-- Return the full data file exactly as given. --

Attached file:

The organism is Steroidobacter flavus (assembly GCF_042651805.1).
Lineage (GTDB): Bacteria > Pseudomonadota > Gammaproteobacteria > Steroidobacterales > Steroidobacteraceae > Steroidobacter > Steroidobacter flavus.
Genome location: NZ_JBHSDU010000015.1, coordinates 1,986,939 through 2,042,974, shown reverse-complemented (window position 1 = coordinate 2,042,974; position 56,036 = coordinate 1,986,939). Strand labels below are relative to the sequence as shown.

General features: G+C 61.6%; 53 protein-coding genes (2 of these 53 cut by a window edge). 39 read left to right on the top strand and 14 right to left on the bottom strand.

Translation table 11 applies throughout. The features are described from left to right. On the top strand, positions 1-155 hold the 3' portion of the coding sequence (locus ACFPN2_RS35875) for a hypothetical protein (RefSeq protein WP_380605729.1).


The organism is Steroidobacter flavus (assembly GCF_042651805.1).
Lineage (GTDB): Bacteria > Pseudomonadota > Gammaproteobacteria > Steroidobacterales > Steroidobacteraceae > Steroidobacter > Steroidobacter flavus.
Genome location: NZ_JBHSDU010000015.1, coordinates 1,986,939 through 2,042,974, shown reverse-complemented (window position 1 = coordinate 2,042,974; position 56,036 = coordinate 1,986,939). Strand labels below are relative to the sequence as shown.

General features: G+C 61.6%; 53 protein-coding genes (2 of these 53 cut by a window edge). 39 read left to right on the top strand and 14 right to left on the bottom strand.

Translation table 11 applies throughout. The features are described from left to right. On the top strand, positions 1-155 hold the 3' portion of the coding sequence (locus ACFPN2_RS35875) for a hypothetical protein (RefSeq protein WP_380605729.1).